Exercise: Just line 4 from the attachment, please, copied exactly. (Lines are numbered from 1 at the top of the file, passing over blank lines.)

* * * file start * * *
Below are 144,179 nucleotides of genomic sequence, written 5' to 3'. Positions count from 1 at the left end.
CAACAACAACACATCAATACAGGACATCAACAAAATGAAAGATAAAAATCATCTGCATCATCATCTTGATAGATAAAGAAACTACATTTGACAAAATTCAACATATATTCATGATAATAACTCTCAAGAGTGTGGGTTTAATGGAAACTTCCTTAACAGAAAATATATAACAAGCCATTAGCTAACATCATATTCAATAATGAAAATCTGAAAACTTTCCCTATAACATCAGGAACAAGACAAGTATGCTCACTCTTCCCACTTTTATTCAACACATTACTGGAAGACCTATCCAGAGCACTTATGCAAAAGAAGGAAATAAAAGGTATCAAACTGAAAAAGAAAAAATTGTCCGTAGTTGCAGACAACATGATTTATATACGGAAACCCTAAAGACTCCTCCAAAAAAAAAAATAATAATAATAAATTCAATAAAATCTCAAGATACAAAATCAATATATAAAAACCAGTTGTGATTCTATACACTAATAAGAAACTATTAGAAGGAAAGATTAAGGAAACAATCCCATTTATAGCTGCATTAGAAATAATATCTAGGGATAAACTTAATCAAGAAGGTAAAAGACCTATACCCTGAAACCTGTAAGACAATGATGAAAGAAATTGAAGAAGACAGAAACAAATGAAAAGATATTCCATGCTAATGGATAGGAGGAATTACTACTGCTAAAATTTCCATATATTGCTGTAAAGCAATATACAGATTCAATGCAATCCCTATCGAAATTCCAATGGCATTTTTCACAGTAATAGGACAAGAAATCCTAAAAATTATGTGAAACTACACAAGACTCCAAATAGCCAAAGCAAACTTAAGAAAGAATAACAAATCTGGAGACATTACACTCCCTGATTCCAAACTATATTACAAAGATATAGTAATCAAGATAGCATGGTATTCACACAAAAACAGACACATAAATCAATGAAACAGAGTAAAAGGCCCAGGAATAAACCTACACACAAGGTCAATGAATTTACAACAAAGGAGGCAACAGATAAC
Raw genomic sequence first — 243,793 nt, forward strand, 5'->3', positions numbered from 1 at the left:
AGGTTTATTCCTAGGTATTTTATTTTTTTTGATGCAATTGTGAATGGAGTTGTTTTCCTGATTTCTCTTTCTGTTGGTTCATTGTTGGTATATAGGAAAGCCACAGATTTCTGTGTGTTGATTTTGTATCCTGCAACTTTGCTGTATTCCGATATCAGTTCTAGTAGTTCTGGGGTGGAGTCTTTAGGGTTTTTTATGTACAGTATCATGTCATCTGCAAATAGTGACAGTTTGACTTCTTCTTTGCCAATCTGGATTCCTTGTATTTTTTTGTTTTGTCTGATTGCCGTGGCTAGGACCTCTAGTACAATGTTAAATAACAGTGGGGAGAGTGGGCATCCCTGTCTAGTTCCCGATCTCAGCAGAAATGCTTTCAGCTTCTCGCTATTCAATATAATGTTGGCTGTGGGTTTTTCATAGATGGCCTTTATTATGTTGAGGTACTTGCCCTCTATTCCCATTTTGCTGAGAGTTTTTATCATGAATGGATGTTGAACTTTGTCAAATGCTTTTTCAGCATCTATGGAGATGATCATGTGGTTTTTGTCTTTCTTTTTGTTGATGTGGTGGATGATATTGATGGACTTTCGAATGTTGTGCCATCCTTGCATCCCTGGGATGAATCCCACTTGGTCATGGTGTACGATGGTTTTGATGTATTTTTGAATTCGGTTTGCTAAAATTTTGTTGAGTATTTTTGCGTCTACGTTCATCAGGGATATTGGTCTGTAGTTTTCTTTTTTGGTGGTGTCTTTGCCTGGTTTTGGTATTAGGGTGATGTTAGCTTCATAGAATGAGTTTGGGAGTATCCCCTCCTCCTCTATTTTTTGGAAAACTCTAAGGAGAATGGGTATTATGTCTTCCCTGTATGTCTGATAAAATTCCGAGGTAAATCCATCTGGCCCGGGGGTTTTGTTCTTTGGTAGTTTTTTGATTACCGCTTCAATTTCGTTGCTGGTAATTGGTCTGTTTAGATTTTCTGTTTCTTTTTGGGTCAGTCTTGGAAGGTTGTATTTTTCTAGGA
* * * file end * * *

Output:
AGGTTTATTCCTAGGTATTTTATTTTTTTTGATGCAATTGTGAATGGAGTTGTTTTCCTGATTTCTCTTTCTGTTGGTTCATTGTTGGTATATAGGAAAGCCACAGATTTCTGTGTGTTGATTTTGTATCCTGCAACTTTGCTGTATTCCGATATCAGTTCTAGTAGTTCTGGGGTGGAGTCTTTAGGGTTTTTTATGTACAGTATCATGTCATCTGCAAATAGTGACAGTTTGACTTCTTCTTTGCCAATCTGGATTCCTTGTATTTTTTTGTTTTGTCTGATTGCCGTGGCTAGGACCTCTAGTACAATGTTAAATAACAGTGGGGAGAGTGGGCATCCCTGTCTAGTTCCCGATCTCAGCAGAAATGCTTTCAGCTTCTCGCTATTCAATATAATGTTGGCTGTGGGTTTTTCATAGATGGCCTTTATTATGTTGAGGTACTTGCCCTCTATTCCCATTTTGCTGAGAGTTTTTATCATGAATGGATGTTGAACTTTGTCAAATGCTTTTTCAGCATCTATGGAGATGATCATGTGGTTTTTGTCTTTCTTTTTGTTGATGTGGTGGATGATATTGATGGACTTTCGAATGTTGTGCCATCCTTGCATCCCTGGGATGAATCCCACTTGGTCATGGTGTACGATGGTTTTGATGTATTTTTGAATTCGGTTTGCTAAAATTTTGTTGAGTATTTTTGCGTCTACGTTCATCAGGGATATTGGTCTGTAGTTTTCTTTTTTGGTGGTGTCTTTGCCTGGTTTTGGTATTAGGGTGATGTTAGCTTCATAGAATGAGTTTGGGAGTATCCCCTCCTCCTCTATTTTTTGGAAAACTCTAAGGAGAATGGGTATTATGTCTTCCCTGTATGTCTGATAAAATTCCGAGGTAAATCCATCTGGCCCGGGGGTTTTGTTCTTTGGTAGTTTTTTGATTACCGCTTCAATTTCGTTGCTGGTAATTGGTCTGTTTAGATTTTCTGTTTCTTTTTGGGTCAGTCTTGGAAGGTTGTATTTTTCTAGGA